Murmur of the Heart (1971)

Set in France in the 1950s, Murmur of the Heart is a coming of age story about an obnoxious fourteen-year-old boy, Laurent Chevalier (Benoit Ferreux).  He has two brothers almost as obnoxious as he is and a father who is not bad in the obnoxious department himself. His mother is Clara (Lea Massari), who seems to be a nice, warm-hearted, loving person.She needs to ditch that family, but when she gets the chance to run off with her lover, who is just as obnoxious as her family, I guess she figures, “What’s the point?” and doesn’t bother.

There are a lot of miscellaneous plot points involving the First Indochina War, a priest, a brothel, and a heart murmur, all which manage to get Clara and Laurent into a situation where they will have to share a hotel room.  Because Clara is so affectionate and sensual, we quickly figure out that we are being prepared fora little oedipal hanky-panky. Now, if this were a Hollywood movie in which a boy had sex with his mother, he would turn into some kind of Norman Bates psycho.  But this movie was made in France, which means we are watching a weird foreign film, which means the incestuous affair will probably be a deep, meaningful, transformative experience for the lad. I assumed that as a result of this, he would stop being obnoxious and start being nice, warm-hearted, and loving, just like her. Nope. By the end of the movie,he is still his same old rotten self.

Before they have sex, his mother says that they will just do it one time, and then they will never talk about it again. Oh sure! For all her worldly experience, she does not seem to know much about men. You can’t give them a taste and expect them to go away and forget about how good it was.She had a husband who was very jealous when they were first in love, and she had a lover who was very jealous, and now she thinks her son won’t end up being a jealous lover too? Of course, the movie indicates that they will forget about the fact that they had sex, because Louis Malle, the writer and director,wanted it that way. But it’s not realistic, so don’t try this at home.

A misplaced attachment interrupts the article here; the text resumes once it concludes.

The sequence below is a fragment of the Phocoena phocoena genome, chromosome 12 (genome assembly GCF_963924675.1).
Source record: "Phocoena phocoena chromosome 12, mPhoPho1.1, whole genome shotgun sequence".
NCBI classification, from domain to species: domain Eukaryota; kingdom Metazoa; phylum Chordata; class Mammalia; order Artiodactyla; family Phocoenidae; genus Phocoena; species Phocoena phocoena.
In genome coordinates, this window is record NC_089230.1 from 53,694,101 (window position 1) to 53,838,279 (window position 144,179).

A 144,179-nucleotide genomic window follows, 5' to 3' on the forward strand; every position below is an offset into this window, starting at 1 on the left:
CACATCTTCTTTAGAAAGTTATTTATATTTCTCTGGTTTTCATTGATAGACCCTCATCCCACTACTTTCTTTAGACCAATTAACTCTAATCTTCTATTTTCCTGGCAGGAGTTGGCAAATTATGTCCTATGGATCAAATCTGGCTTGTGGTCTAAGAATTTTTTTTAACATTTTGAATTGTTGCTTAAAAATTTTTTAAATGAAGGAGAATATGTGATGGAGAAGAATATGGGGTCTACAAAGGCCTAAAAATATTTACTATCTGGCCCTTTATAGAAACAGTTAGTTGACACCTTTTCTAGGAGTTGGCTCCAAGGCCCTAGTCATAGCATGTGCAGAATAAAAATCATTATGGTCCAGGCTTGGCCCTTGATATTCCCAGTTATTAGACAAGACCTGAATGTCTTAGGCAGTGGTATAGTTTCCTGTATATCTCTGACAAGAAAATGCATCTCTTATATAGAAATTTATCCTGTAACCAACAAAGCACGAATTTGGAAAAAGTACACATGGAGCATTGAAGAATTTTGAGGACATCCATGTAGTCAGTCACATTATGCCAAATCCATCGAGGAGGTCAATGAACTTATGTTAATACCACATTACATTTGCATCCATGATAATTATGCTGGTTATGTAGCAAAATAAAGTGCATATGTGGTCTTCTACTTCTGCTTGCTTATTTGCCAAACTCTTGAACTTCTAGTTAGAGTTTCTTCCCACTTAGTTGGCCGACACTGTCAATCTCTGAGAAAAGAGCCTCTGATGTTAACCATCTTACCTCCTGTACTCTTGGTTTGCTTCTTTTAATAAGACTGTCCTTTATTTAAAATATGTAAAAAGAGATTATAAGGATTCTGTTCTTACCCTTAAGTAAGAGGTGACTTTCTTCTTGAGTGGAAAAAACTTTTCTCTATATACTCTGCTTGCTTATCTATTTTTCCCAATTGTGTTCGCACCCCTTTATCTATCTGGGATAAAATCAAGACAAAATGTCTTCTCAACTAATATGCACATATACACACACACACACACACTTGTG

Not that I would know personally, but I suspect that having sex with your mother would be enough excitement for one evening. But as soon as Clara falls asleep, Laurent gets dressed and heads on down the hall for a little action with someone his own age. He wakes up one girl, comes on to her like an insufferable jerk, and when she runs him off, he heads on down the hall to the next one, where, for some mysterious reason, he actually scores.  The point of this is that he is now a man of the world who has a way with women.  I guess doing it with Mom was a transformative experience after all.

In a time when gender equality is the ideal, the double standard regarding the sexes is looked upon with disfavor. This movie makes us realize that in some respects, the double standard will never be completely eliminated, nor should it. Just imagine a similar movie, but one in which a man has sex with his fourteen-year-old daughter, which the movie would have us regard as being a meaningful act of love. Actually, you don’t have to imagine it, because the movie Beau Pere (1981) is pretty much just that, except that the man is her stepfather.  Needless to say, it was made in France.

Finally, because Laurent is Catholic, I could not help trying to imagine how his next confession is going to go. I wonder how many Hail Marys you have to say for having sex with your mother.

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